It has often beennoted that 1940 was not a good year for the planet Earth. War was everywhere,and there was much to be feared for the future. Already the German blitzkrieghad bowled over Poland, Belgium, the Netherlands, Denmark, Norway and France.Luftwaffe bombs burst through the night and much of London burned. There was,logically enough, a certain amount of anxiety along the East Coast, some of itstirred by the prospect that once England fell the next Nazi objective mightwell be the U.S.
And where wouldthe Germans strike? U-boat sightings and imaginary rubber-boat flotillas werereported with almost every nighttime flood tide that year from Plymouth Rock tothe Roney Plaza. There also was an unusual amount of discussion in New Englandabout how an honest-to-God blitzkrieg just might work coming along the sameroute the British took in 1777—moving along the St. Lawrence River, down theChamplain Valley, through the Adirondacks and down the Hudson. Panzers inPoughkeepsie! And if any of it should happen in winter what was to stop them?What kind of snowbank mountain warfare was the U.S. Army equipped to mount? TheWar Department had been careful over the years to schedule nearly all Armymaneuvers either in the gumbo mud of Louisiana or on the frying-pan misery ofTexas at full summer heat. One might well have got odds in 1940 as to whetherthe U.S. Army could hold its own in the snow even against flintlock andcocked-hat British Redcoats, let alone a mountain-trained Panzer division ortwo. There was, of course, more American awareness of a wintertime war thanusual, for the sinewy little army of Finland was then fighting hopelesslyagainst the overwhelming invaders from the Soviet Union. On silent skis andshrouded in white garments that made them all but invisible against the snow,the Finns would swoop in on a Soviet column, attack with ferocity, then glideoff to some slick frozen surface of lake or canal. There they would removeskis, strap them to their backs, slip into a pair of Hans Brinker clamp skatesand escape off across the ice. The Finns were crushed, of course, but theirtactics were fascinating—at least to the millions who saw them on newsreels inthe darkened Roxys and Bijous of this land.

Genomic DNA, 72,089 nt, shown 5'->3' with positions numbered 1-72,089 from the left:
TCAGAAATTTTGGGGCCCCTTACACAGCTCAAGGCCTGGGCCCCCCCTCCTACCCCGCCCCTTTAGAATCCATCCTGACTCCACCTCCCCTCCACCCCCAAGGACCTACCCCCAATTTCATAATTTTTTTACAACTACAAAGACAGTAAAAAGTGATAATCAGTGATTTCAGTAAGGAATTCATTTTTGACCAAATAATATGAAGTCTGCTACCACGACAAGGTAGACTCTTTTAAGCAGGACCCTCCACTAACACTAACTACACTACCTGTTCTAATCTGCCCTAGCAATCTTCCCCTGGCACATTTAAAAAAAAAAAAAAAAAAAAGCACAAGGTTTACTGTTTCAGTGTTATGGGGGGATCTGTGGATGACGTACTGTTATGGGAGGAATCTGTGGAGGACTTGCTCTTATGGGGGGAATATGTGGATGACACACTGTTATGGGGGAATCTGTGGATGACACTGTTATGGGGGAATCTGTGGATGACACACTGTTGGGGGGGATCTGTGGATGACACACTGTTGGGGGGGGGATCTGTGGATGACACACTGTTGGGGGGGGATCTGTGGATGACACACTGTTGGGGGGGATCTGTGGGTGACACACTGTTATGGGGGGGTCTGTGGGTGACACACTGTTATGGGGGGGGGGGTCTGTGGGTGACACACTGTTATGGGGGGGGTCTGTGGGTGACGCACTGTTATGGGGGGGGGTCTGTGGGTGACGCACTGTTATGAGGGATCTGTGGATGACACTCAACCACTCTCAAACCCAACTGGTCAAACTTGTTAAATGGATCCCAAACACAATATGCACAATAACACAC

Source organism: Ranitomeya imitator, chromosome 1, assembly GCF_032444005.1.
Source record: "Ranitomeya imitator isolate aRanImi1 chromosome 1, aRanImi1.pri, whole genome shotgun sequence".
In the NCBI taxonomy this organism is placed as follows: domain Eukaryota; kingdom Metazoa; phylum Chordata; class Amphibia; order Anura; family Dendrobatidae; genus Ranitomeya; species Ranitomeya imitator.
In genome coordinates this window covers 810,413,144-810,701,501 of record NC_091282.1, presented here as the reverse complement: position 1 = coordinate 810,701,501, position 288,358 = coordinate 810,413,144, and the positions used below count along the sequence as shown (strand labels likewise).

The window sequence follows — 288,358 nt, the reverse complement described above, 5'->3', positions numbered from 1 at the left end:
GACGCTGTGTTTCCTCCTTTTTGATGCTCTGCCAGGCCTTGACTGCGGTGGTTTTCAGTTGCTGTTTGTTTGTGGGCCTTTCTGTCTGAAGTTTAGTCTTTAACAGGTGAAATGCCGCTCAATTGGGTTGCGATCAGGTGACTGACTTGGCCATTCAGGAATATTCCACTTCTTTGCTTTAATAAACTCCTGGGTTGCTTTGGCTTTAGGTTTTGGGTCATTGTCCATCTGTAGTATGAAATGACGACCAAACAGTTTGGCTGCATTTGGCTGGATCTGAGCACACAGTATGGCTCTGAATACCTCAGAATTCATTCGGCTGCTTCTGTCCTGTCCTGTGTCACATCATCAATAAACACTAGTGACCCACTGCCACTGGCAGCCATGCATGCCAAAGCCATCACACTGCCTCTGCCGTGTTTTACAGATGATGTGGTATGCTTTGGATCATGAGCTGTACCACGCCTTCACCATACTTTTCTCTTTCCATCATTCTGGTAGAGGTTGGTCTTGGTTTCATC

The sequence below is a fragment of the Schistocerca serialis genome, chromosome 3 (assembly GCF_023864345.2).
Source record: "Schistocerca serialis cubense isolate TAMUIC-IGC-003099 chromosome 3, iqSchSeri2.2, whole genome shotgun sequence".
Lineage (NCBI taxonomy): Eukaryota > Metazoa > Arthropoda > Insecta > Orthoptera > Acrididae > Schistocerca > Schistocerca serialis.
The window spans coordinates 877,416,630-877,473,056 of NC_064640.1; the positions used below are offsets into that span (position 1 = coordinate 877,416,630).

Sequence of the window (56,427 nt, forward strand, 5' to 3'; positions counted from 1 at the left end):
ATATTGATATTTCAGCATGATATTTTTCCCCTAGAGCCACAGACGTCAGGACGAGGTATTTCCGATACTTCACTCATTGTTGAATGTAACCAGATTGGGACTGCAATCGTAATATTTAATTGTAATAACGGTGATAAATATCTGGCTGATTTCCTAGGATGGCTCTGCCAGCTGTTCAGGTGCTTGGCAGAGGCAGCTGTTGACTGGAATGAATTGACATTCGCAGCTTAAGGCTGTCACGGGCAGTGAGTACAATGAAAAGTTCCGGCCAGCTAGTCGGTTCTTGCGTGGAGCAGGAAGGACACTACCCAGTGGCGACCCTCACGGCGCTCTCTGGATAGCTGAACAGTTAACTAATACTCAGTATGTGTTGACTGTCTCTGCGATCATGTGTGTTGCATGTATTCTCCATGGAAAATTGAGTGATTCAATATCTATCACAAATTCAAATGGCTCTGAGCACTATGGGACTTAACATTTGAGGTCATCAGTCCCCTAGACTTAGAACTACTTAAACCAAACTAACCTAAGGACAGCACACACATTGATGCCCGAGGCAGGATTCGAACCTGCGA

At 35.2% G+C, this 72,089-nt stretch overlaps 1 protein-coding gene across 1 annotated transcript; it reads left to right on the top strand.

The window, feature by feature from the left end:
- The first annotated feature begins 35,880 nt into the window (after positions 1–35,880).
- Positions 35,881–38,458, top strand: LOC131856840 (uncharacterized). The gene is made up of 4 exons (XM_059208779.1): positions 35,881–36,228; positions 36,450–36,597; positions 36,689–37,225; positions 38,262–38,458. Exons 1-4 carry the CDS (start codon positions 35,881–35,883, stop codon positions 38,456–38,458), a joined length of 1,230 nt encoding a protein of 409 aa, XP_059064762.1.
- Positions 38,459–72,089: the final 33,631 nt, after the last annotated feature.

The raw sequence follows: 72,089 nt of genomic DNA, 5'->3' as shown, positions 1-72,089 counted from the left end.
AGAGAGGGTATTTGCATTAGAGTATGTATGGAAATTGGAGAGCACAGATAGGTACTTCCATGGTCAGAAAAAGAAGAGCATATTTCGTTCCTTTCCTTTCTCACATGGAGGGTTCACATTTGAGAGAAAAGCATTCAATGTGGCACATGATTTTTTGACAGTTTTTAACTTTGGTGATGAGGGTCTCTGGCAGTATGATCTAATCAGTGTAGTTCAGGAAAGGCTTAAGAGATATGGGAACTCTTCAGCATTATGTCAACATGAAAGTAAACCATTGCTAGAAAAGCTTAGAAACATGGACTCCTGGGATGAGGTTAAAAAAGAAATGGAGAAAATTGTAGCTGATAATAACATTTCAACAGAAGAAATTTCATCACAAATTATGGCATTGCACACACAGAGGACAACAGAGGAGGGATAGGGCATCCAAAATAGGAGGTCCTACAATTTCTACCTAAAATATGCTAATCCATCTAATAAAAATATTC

Such was not thecase at the War Department. Early in 1940 the National Ski Association offeredits services to form a full-fledged U.S. ski troop. It was put down with a"thank-you-very-much-for-your-patriotic-suggestion" form letter fromWashington. But then the War Department encountered a patriot named CharlesMinot Dole. He was a lean, Establishment Bostonian out of Andover Academy, Yaleand the New York insurance business. He also represented the primitive world ofrecreational skiing—when rope tows were powered by Model T Ford engines and thetoe strap had just been replaced by a binding known for good reasons as"the bear trap." He founded the National Ski Patrol System after beingstranded on a chill Vermont mountainside with a broken ankle. Minnie Dole (ashe came to be known by U.S. brass up to and including Chief of Staff George C.Marshall, Secretary of War Henry L. Stimson and F.D.R. himself) was distinctlynot a modest or retiring type. He felt no compunction about placing his viewson military tactics before the U.S. top brass—beginning with a personal letterto President Roosevelt. As he put it in his autobiography: "I was excitedby my vision of American troops trained under conditions similar to the Finns,ready to fight wherever snow was. And I persisted in my dream."